In recent weeks, I have noticed an increase in the number of guests from Boston here in town. The other day I spoke with a couple who have lived in Boston for 20 years, who were in Marblehead for the first (!) time. I find that remarkable. Don’t you?
Covid-19 has changed the way we do a great many things this year, including, for many, vacationing: People tend to travel locally during times of economic instability. Add to that the current travel bans and other restrictions and it is easy to see why I, along with many other travel experts predict an increase in domestic and local tourism for the next year or two. Or five. I have heard countless stories of cancelled trips to Europe and elsewhere, with people left State-side to celebrate anniversaries, birthdays and other important events. So instead of jetting off to some far flung destination we are forced to stay close to home, like my example of the fine folks from Boston. But why does it take a pandemic and economic turmoil to make us take a staycation?
People have traveled since the beginning of time for a variety of reasons including exploration, war, business, and pleasure. Today, international tourism is a global industry accounting for “9% of global GDP, 30% of services exports and 1 in every 11 jobs” ( UNWTO, 2014 ). The state of Massachusetts welcomed 31 million domestic and international visitors in 2018. These visitors spent $24.2 billion, a 5.6% increase of $1.3 billion over 2017, and generating $1.6 billion in combined state and local taxes for MA and its municipalities, an increase of 5.1% from 2017. Domestic travel spending in MA grew to $19.9 billion, a 6% increase from 2017. There is clearly something that brings people here. Yet we often book vacations away from here.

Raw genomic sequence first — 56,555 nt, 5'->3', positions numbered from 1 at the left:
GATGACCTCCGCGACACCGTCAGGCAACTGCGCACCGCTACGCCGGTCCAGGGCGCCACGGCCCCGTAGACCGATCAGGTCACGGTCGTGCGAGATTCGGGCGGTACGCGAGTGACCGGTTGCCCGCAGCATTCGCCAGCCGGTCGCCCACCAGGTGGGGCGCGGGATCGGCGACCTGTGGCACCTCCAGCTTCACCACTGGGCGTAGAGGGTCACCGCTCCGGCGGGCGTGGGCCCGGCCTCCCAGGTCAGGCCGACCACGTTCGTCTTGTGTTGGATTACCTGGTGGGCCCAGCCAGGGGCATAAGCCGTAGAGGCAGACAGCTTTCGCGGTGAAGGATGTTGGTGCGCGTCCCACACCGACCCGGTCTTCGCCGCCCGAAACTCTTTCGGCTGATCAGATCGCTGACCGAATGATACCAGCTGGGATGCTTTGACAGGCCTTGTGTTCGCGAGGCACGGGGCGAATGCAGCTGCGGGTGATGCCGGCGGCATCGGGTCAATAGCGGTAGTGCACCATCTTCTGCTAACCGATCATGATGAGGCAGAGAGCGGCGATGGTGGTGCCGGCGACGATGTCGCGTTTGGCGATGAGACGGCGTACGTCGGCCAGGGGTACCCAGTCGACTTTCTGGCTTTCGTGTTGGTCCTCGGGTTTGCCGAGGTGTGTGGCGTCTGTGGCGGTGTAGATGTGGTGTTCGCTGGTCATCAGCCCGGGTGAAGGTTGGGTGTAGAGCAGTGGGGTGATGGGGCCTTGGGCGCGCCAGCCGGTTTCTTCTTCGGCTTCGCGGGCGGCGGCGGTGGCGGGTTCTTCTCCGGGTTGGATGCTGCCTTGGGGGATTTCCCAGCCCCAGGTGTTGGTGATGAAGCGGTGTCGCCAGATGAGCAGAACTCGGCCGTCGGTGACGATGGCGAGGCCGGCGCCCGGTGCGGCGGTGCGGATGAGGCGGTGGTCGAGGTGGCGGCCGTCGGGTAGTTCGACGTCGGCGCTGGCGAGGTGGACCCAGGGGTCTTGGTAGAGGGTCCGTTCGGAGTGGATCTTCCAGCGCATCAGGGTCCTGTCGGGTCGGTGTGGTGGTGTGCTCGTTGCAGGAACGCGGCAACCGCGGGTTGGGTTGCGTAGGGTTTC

Don’t get me wrong. I’m a huge proponent of sustainable travel , e.g. travel that takes into account all stakeholders, including the local community as I have seen it transform people, young and old, myself included, in the most amazing ways. I too travel abroad frequently, both for work and for pleasure, however two years ago, at a career crossroads, I made a conscious choice to not take a job as an international tour guide simply because I didn’t want to be away from here for 6-8 months per year. That’s when the penny dropped and I instead decided to form a company promoting local, sustainable, community based tourism. Right here. But that’s not what this blog post is about. This post is about the goldmine we call Marblehead and Cape Ann.
My point is that as we are now forced to make vacations staycations, we might as well truly embrace it, relative to our own comfort zones and economic means. Tailor your staycation accordingly, but do embrace it, however that looks to you: Book a private fishing charter; buy lobsters from a local lobster fisherman and cook them up at home; support your local restaurants and servers; engage virtually or in person in the many events in town; stay in a local hotel or bed and breakfast for a night or two; buy a new outfit, local piece of art or jewelry, or go hunting for the best lobster roll in Marblehead and beyond – bring a scorecard for fun!
Not only will you discover more of what Marblehead has to offer; you will also support those who make a living off tourism, many who lost two or three months of business already this year. If you need inspiration, spend some time on the Discover Marblehead site and start planning! Just no matter if you are in Marblehead or Beverly, please remember to respect the locals and follow the seven Leave No Trace principles , including carry in/carry out. We live here.
Guest Blog Author: Eva Mossberg – Sustainable travel expert and passionate explorer. Founder & CEO at Experiential Expeditions.